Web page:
IN RE: MEDICAL TRANSCRIPTION PLUS, INC., Appellant, Commissioner of Labor, Respondent.
Appeal from a decision of the Unemployment Insurance Appeal Board, filed January 29, 2001, which assessed Medical Transcription Plus, Inc. for additional unemployment insurance contributions.
Medical Transcription Plus, Inc. (hereinafter MTP) operates a medical transcription business providing transcription services to medical professionals in the City of Syracuse, Onondaga County, and surrounding areas. MTP contracts with experienced transcriptionists, who work from their homes and are required to provide their own equipment. MTP also contracts with couriers to pick up dictation tapes at clients' offices, deliver those tapes to centralized drop locations for pickup by medical transcriptionists and deliver completed transcripts to client sites. In addition to recruiting transcriptionists and generating business, MTP also handles client billing at a flat per word rate and maintains “errors and omissions” insurance coverage for the transcriptionists' work.
The Department of Labor initially determined that MTP's corporate officers, medical transcriptionists and couriers were employees and assessed MTP for additional unemployment insurance contributions. When a hearing on the assessment commenced, the Department excluded the corporate officers and an Administrative Law Judge affirmed the remaining findings that the couriers and transcriptionists were employees and remitted the matter for redetermination of the proper assessment excluding the corporate officers. The Unemployment Insurance Appeal Board affirmed the modified determination, prompting this appeal.
In our view, there is substantial evidence in the record to support the Board's determination that the couriers and transcriptionists are employees of MTP for whom unemployment insurance contributions must be assessed. Initially, we reject MTP's claim that the transcriptionists should be viewed as “freelance shorthand reporter[s],” and, thus, exempt from unemployment insurance contributions (see Labor Law § 511; Matter of Williman [Ross], 81 A.D.2d 997, 440 N.Y.S.2d 64, affd. 56 N.Y.2d 750, 452 N.Y.S.2d 21, 437 N.E.2d 280) because word processors such as the transcriptionists here are not subject to this special exemption (see Matter of Kokoni [National Freelancers-Hartnett], 149 A.D.2d 855, 857, 540 N.Y.S.2d 546, lv. dismissed 74 N.Y.2d 871, 547 N.Y.S.2d 839, 547 N.E.2d 94).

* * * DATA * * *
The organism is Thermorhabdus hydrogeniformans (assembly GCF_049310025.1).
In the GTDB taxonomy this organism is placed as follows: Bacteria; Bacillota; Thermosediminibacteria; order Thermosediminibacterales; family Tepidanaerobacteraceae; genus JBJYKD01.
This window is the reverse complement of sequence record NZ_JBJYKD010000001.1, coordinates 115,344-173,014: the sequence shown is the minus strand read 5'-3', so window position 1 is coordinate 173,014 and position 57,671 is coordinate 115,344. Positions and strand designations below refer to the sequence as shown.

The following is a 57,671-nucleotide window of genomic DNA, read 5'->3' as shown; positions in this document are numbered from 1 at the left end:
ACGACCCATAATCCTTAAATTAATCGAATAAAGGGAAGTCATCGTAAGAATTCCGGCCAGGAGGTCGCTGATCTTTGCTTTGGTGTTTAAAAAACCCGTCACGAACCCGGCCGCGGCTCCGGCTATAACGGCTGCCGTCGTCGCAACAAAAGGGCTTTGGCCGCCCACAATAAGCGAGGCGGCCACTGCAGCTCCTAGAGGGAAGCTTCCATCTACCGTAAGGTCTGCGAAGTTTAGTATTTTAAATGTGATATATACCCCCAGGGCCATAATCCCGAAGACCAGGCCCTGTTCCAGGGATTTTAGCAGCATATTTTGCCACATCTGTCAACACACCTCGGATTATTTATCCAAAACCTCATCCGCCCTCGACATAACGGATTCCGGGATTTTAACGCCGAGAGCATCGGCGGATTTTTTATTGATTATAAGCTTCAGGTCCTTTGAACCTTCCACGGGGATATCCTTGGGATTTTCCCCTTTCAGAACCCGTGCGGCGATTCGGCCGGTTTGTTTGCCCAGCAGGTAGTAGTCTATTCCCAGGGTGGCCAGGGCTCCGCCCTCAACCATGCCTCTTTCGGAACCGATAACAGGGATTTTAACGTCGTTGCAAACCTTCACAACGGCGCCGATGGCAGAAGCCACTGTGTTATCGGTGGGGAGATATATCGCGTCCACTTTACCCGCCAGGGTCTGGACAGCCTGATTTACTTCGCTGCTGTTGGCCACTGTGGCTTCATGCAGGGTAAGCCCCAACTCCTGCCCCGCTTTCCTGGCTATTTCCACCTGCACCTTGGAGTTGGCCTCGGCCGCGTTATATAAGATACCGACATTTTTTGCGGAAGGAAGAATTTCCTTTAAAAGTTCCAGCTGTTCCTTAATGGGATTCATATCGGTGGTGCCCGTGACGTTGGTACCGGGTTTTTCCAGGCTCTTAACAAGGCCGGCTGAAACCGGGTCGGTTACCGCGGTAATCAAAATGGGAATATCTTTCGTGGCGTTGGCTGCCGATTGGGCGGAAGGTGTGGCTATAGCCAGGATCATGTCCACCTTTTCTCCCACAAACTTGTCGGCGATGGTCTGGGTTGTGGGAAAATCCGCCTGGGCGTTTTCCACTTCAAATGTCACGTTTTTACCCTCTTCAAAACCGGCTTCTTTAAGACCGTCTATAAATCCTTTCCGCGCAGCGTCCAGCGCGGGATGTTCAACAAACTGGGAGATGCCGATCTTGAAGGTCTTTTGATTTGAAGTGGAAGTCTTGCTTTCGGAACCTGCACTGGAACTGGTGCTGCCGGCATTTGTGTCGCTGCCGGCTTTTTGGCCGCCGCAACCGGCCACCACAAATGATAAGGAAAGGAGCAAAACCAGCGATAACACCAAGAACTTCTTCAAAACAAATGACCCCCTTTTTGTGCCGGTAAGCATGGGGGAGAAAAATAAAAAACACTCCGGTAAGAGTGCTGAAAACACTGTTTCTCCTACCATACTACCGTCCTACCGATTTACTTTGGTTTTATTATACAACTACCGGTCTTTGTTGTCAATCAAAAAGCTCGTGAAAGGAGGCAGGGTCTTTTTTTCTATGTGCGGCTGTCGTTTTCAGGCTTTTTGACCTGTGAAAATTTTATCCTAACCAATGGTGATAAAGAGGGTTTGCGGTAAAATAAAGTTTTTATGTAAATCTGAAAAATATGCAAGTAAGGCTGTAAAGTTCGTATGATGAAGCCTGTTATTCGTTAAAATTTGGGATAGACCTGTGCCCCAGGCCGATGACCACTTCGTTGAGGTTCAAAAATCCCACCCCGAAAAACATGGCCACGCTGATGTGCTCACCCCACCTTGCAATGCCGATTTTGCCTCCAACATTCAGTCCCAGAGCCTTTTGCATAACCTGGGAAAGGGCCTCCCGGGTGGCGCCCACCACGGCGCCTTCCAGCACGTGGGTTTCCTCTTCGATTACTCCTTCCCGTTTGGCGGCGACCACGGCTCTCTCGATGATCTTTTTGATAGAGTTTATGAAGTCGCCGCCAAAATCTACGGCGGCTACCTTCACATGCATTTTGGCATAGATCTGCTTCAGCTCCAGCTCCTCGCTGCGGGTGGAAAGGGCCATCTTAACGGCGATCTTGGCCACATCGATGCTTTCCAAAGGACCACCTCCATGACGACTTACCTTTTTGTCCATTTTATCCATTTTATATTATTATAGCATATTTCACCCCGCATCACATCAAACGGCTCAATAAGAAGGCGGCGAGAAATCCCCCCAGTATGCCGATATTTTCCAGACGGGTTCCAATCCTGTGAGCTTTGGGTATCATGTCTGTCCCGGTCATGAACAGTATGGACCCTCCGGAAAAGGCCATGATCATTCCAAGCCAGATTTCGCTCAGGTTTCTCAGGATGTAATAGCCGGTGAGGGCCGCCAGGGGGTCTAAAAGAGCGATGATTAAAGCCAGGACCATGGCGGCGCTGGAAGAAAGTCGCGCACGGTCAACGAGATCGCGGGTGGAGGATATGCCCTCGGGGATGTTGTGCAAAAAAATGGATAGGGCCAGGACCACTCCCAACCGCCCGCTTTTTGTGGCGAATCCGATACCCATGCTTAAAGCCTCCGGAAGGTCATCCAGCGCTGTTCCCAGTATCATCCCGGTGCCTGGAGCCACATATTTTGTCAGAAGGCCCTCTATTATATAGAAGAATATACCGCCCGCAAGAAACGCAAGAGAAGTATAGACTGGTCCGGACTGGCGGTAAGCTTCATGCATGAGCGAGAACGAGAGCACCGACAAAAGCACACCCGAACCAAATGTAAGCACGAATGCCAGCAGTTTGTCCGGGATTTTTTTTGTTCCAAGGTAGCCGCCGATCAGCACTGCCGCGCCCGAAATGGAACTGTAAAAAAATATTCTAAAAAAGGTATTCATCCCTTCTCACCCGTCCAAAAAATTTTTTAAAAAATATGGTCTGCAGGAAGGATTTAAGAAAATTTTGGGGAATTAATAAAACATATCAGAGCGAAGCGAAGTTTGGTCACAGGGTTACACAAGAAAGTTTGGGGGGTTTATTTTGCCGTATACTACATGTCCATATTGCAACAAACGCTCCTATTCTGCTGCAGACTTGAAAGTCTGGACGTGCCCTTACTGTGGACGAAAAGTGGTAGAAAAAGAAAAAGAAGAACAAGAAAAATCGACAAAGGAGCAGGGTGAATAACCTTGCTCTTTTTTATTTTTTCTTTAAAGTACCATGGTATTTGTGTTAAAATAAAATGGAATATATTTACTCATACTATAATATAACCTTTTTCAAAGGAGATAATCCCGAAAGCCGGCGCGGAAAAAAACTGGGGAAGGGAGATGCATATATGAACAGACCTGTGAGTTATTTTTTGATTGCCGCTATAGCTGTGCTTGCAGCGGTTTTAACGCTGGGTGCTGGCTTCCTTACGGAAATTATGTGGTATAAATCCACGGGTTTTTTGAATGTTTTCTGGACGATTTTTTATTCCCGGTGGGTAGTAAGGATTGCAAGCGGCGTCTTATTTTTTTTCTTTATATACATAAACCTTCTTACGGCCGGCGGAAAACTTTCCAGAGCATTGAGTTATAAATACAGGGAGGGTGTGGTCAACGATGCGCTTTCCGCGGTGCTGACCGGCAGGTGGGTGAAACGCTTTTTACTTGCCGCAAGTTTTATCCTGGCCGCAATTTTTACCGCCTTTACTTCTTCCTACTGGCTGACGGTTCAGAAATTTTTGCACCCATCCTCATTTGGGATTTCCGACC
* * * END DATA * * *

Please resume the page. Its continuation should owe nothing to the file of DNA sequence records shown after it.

It is well settled that whether an employer/employee relationship exists is a question of fact for the Board that will not be disturbed if supported by substantial evidence even if evidence in the record would support a contrary result (see Matter of Rivera [State Line Delivery Serv.-Roberts], 69 N.Y.2d 679, 682, 512 N.Y.S.2d 14, 504 N.E.2d 381, cert. denied 481 U.S. 1049, 107 S.Ct. 2181, 95 L.Ed.2d 837; Matter of Spinnell [Commissioner of Labor], 300 A.D.2d 770, 770, 751 N.Y.S.2d 643, 644; Matter of Economy Off. Maintenance [Commissioner of Labor], 292 A.D.2d 651, 651, 739 N.Y.S.2d 750). Such a determination turns on whether the purported employer exercises control over the results produced or, more importantly, the means by which those results are produced (see Matter of Field Delivery Serv. [Roberts], 66 N.Y.2d 516, 521, 498 N.Y.S.2d 111, 488 N.E.2d 1223; Matter of Rivera [State Line Delivery Serv.-Roberts], supra; Matter of Gains, Inc. [Commissioner of Labor], 298 A.D.2d 754, 754, 748 N.Y.S.2d 623).
Here, the record reveals that MTP directed the work of the transcriptionists by, inter alia, requiring them to obtain specific equipment, supplying training tapes and any forms or stationery required by specific clients, arranging for pickup and delivery of dictation tapes and finished products, and assuming overall responsibility for completion of transcription services. The record further reveals that the couriers, a husband and wife team, were paid a flat fee per week regardless of their mileage or the number of pickups and deliveries they made. The couriers also “checked in” with MTP's president daily and obtained updates regarding pickups and deliveries whenever changes were required. Both the couriers and transcriptionists were paid weekly or biweekly even if MTP had not yet been paid. Under these circumstances, substantial evidence supports the Board's finding that MTP exercised sufficient control over the final delivered transcripts, and the means by which those transcripts were produced and delivered, to be considered the employer of both the transcriptionists and the couriers.
ORDERED that the decision is affirmed, without costs.
SPAIN, CARPINELLO, ROSE and LAHTINEN, JJ., concur.